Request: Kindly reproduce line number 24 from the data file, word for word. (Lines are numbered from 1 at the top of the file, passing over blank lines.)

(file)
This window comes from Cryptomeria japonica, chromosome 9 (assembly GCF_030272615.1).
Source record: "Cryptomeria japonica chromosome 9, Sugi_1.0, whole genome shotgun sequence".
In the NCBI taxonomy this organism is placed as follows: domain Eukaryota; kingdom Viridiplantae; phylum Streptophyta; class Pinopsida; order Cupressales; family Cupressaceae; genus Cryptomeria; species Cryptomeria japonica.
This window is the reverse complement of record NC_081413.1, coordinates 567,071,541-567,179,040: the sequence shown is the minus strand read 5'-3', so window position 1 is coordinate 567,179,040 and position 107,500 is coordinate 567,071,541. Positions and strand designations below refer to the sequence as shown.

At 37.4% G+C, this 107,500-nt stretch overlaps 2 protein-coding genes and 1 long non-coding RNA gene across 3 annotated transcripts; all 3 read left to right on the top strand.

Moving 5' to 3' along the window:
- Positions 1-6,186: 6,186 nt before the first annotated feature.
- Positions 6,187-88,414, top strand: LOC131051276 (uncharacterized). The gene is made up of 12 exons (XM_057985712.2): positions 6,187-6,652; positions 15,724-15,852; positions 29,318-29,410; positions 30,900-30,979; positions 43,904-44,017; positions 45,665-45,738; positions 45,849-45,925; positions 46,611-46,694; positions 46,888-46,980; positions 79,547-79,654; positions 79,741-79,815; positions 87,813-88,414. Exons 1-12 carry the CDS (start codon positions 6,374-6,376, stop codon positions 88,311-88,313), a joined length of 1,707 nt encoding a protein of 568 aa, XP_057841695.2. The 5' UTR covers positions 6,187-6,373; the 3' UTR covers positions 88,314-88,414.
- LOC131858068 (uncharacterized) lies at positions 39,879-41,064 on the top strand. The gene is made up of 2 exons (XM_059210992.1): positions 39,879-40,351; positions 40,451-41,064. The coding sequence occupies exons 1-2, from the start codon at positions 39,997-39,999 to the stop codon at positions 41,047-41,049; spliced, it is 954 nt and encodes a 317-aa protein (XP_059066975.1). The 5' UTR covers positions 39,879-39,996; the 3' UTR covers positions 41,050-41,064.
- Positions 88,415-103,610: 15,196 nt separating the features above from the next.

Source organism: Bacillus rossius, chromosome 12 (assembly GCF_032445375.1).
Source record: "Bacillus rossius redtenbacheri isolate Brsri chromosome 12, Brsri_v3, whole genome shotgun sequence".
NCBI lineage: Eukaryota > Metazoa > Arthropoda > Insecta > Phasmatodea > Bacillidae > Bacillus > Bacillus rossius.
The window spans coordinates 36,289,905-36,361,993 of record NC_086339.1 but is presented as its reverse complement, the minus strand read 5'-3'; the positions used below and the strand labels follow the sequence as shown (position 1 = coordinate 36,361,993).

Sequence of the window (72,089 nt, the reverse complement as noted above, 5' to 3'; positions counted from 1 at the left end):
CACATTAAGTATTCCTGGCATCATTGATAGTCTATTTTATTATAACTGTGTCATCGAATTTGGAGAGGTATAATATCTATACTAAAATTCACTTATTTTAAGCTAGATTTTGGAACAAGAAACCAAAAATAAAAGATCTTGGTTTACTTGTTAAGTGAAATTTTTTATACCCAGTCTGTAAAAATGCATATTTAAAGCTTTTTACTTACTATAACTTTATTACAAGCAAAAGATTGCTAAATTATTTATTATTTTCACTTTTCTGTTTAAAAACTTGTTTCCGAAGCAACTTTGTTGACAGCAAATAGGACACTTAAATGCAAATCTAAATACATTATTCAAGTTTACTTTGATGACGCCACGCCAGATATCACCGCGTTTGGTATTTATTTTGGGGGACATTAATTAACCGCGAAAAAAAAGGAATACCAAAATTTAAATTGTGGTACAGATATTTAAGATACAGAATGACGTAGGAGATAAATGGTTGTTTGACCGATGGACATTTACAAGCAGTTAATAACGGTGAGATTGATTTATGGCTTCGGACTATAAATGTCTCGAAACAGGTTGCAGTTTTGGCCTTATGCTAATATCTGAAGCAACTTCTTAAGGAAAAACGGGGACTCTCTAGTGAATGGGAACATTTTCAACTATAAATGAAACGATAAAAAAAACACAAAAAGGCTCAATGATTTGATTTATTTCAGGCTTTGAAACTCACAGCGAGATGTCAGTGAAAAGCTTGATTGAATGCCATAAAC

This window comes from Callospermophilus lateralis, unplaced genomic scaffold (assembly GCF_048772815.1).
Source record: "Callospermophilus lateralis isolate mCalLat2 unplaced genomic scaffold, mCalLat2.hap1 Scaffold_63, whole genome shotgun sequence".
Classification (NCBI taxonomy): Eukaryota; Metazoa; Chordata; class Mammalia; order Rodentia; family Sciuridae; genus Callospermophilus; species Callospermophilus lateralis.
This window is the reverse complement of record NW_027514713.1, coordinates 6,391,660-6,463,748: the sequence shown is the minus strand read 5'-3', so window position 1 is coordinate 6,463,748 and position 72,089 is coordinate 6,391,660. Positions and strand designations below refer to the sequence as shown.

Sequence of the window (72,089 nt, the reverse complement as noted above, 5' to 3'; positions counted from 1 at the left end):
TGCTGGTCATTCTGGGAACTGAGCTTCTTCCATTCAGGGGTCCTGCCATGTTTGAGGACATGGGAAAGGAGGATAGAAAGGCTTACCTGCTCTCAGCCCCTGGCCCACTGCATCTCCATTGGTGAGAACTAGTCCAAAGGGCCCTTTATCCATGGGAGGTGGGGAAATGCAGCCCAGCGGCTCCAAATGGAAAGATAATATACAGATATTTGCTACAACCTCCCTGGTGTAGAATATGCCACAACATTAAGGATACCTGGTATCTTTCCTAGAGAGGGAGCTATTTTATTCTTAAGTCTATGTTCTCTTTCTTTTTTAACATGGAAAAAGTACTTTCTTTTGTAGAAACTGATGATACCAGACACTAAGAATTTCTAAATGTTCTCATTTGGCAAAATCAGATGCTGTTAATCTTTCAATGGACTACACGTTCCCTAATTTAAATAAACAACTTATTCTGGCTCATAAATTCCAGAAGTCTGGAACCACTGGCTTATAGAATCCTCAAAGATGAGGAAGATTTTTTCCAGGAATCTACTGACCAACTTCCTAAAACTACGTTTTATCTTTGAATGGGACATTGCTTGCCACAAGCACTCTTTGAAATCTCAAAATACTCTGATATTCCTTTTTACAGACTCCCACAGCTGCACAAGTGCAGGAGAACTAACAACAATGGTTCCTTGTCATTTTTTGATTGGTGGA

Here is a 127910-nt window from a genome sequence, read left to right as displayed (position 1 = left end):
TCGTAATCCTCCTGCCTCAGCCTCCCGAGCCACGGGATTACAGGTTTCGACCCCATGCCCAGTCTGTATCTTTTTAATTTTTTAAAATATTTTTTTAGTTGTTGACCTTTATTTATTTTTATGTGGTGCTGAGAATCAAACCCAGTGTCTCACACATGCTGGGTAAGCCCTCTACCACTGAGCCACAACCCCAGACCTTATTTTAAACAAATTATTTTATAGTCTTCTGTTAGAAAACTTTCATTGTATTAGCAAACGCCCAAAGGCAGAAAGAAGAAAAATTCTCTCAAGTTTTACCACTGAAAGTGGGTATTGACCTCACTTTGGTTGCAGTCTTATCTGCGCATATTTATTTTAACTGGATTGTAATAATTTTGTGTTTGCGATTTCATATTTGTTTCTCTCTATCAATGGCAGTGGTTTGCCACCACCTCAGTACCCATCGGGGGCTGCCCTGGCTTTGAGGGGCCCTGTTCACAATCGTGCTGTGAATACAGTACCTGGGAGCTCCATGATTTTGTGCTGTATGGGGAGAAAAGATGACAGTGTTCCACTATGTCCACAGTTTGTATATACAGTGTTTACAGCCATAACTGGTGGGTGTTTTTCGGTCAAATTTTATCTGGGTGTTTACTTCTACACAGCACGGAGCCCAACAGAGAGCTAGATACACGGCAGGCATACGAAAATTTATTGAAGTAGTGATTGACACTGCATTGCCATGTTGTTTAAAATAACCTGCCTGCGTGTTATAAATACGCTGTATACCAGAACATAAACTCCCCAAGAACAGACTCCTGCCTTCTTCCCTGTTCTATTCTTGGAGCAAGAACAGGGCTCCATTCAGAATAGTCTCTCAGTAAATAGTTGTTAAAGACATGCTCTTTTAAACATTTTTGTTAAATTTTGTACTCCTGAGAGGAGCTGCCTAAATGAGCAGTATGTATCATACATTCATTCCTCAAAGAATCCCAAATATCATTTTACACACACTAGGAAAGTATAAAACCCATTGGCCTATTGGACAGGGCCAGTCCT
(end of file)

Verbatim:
TCGTAATCCTCCTGCCTCAGCCTCCCGAGCCACGGGATTACAGGTTTCGACCCCATGCCCAGTCTGTATCTTTTTAATTTTTTAAAATATTTTTTTAGTTGTTGACCTTTATTTATTTTTATGTGGTGCTGAGAATCAAACCCAGTGTCTCACACATGCTGGGTAAGCCCTCTACCACTGAGCCACAACCCCAGACCTTATTTTAAACAAATTATTTTATAGTCTTCTGTTAGAAAACTTTCATTGTATTAGCAAACGCCCAAAGGCAGAAAGAAGAAAAATTCTCTCAAGTTTTACCACTGAAAGTGGGTATTGACCTCACTTTGGTTGCAGTCTTATCTGCGCATATTTATTTTAACTGGATTGTAATAATTTTGTGTTTGCGATTTCATATTTGTTTCTCTCTATCAATGGCAGTGGTTTGCCACCACCTCAGTACCCATCGGGGGCTGCCCTGGCTTTGAGGGGCCCTGTTCACAATCGTGCTGTGAATACAGTACCTGGGAGCTCCATGATTTTGTGCTGTATGGGGAGAAAAGATGACAGTGTTCCACTATGTCCACAGTTTGTATATACAGTGTTTACAGCCATAACTGGTGGGTGTTTTTCGGTCAAATTTTATCTGGGTGTTTACTTCTACACAGCACGGAGCCCAACAGAGAGCTAGATACACGGCAGGCATACGAAAATTTATTGAAGTAGTGATTGACACTGCATTGCCATGTTGTTTAAAATAACCTGCCTGCGTGTTATAAATACGCTGTATACCAGAACATAAACTCCCCAAGAACAGACTCCTGCCTTCTTCCCTGTTCTATTCTTGGAGCAAGAACAGGGCTCCATTCAGAATAGTCTCTCAGTAAATAGTTGTTAAAGACATGCTCTTTTAAACATTTTTGTTAAATTTTGTACTCCTGAGAGGAGCTGCCTAAATGAGCAGTATGTATCATACATTCATTCCTCAAAGAATCCCAAATATCATTTTACACACACTAGGAAAGTATAAAACCCATTGGCCTATTGGACAGGGCCAGTCCT